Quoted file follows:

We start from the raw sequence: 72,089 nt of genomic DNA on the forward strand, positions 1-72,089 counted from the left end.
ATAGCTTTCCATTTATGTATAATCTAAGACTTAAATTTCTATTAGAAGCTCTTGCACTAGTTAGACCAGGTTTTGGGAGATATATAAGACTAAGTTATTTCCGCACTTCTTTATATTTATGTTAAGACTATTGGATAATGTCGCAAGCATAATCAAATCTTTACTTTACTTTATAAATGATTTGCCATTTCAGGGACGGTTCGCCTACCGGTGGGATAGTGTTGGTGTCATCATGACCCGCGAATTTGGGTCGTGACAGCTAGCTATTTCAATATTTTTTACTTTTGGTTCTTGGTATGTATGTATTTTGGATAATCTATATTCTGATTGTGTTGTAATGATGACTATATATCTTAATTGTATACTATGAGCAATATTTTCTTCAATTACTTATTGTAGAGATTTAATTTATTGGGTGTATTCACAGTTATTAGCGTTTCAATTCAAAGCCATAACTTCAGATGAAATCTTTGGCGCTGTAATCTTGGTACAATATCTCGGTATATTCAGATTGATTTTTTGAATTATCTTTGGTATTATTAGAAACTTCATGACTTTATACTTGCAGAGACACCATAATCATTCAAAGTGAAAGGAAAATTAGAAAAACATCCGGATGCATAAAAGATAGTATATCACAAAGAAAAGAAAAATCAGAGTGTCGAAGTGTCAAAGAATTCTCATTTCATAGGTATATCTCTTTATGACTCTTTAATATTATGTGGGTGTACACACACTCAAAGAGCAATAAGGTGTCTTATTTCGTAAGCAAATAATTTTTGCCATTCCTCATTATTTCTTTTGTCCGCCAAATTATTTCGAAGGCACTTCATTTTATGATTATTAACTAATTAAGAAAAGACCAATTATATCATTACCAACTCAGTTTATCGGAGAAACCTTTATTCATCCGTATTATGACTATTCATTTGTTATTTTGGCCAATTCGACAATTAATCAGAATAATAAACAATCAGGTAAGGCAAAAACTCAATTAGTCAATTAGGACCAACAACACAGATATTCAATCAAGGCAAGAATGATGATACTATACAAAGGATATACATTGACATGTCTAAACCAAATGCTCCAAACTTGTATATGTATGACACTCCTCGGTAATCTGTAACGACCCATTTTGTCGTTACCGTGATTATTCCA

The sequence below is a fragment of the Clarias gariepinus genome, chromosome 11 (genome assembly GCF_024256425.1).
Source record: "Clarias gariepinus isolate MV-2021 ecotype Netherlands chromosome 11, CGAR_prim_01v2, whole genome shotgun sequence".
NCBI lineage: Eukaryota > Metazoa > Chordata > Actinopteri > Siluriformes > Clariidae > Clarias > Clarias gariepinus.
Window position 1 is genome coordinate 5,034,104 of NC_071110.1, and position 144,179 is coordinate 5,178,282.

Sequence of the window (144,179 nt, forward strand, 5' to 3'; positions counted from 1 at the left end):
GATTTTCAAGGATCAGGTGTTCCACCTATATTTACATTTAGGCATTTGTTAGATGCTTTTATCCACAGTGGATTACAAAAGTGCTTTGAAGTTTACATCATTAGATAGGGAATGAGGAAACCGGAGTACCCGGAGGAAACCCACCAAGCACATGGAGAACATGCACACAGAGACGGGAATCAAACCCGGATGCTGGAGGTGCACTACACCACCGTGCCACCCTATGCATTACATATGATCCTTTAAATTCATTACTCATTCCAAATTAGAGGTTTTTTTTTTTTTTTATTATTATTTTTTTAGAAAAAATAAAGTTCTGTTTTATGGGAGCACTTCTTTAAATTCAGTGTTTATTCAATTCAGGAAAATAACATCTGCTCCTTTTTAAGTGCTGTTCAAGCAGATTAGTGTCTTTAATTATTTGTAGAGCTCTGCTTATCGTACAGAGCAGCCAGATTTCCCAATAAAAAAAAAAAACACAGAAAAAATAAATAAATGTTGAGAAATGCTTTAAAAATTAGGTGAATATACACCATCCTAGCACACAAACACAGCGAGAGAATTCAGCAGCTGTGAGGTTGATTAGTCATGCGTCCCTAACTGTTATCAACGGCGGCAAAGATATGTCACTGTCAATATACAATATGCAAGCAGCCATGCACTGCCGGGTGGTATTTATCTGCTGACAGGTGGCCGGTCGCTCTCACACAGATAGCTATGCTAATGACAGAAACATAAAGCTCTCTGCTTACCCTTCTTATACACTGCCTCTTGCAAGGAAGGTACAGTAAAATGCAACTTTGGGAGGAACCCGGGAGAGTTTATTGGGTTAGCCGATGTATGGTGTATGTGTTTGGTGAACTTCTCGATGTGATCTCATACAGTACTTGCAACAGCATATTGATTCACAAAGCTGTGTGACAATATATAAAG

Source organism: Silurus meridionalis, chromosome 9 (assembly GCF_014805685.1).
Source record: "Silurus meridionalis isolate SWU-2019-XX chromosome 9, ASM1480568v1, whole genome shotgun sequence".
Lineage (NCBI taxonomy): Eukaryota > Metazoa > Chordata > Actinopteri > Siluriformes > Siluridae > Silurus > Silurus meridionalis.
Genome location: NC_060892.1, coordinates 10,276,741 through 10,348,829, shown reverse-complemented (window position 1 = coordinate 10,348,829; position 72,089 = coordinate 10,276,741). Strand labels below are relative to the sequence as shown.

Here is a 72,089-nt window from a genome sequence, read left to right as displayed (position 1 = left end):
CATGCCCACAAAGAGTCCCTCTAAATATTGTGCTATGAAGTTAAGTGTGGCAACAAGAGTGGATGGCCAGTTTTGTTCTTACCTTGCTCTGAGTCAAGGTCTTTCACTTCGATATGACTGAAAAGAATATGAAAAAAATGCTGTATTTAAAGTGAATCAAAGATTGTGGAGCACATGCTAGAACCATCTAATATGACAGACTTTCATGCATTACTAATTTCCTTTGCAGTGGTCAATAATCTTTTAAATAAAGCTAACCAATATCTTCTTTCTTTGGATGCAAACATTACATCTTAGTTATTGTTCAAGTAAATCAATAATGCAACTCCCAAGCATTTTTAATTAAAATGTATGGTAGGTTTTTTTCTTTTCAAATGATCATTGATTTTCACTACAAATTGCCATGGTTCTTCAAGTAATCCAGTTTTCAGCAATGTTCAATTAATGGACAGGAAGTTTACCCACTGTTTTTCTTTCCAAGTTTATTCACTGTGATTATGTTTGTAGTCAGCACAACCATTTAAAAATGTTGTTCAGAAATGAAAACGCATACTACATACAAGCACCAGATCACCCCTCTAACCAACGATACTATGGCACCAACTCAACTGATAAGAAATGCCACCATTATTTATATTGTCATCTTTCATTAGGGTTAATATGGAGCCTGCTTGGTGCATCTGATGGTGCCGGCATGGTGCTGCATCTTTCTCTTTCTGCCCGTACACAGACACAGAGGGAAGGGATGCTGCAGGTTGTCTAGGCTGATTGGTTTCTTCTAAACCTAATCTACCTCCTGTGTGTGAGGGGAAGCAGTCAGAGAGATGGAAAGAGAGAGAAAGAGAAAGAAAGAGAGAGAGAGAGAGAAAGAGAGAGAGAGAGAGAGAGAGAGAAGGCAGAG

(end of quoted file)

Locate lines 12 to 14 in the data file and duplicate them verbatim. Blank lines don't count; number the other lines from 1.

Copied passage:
Genome location: NC_060892.1, coordinates 10,276,741 through 10,348,829, shown reverse-complemented (window position 1 = coordinate 10,348,829; position 72,089 = coordinate 10,276,741). Strand labels below are relative to the sequence as shown.

Here is a 72,089-nt window from a genome sequence, read left to right as displayed (position 1 = left end):
CATGCCCACAAAGAGTCCCTCTAAATATTGTGCTATGAAGTTAAGTGTGGCAACAAGAGTGGATGGCCAGTTTTGTTCTTACCTTGCTCTGAGTCAAGGTCTTTCACTTCGATATGACTGAAAAGAATATGAAAAAAATGCTGTATTTAAAGTGAATCAAAGATTGTGGAGCACATGCTAGAACCATCTAATATGACAGACTTTCATGCATTACTAATTTCCTTTGCAGTGGTCAATAATCTTTTAAATAAAGCTAACCAATATCTTCTTTCTTTGGATGCAAACATTACATCTTAGTTATTGTTCAAGTAAATCAATAATGCAACTCCCAAGCATTTTTAATTAAAATGTATGGTAGGTTTTTTTCTTTTCAAATGATCATTGATTTTCACTACAAATTGCCATGGTTCTTCAAGTAATCCAGTTTTCAGCAATGTTCAATTAATGGACAGGAAGTTTACCCACTGTTTTTCTTTCCAAGTTTATTCACTGTGATTATGTTTGTAGTCAGCACAACCATTTAAAAATGTTGTTCAGAAATGAAAACGCATACTACATACAAGCACCAGATCACCCCTCTAACCAACGATACTATGGCACCAACTCAACTGATAAGAAATGCCACCATTATTTATATTGTCATCTTTCATTAGGGTTAATATGGAGCCTGCTTGGTGCATCTGATGGTGCCGGCATGGTGCTGCATCTTTCTCTTTCTGCCCGTACACAGACACAGAGGGAAGGGATGCTGCAGGTTGTCTAGGCTGATTGGTTTCTTCTAAACCTAATCTACCTCCTGTGTGTGAGGGGAAGCAGTCAGAGAGATGGAAAGAGAGAGAAAGAGAAAGAAAGAGAGAGAGAGAGAGAAAGAGAGAGAGAGAGAGAGAGAGAGAAGGCAGAG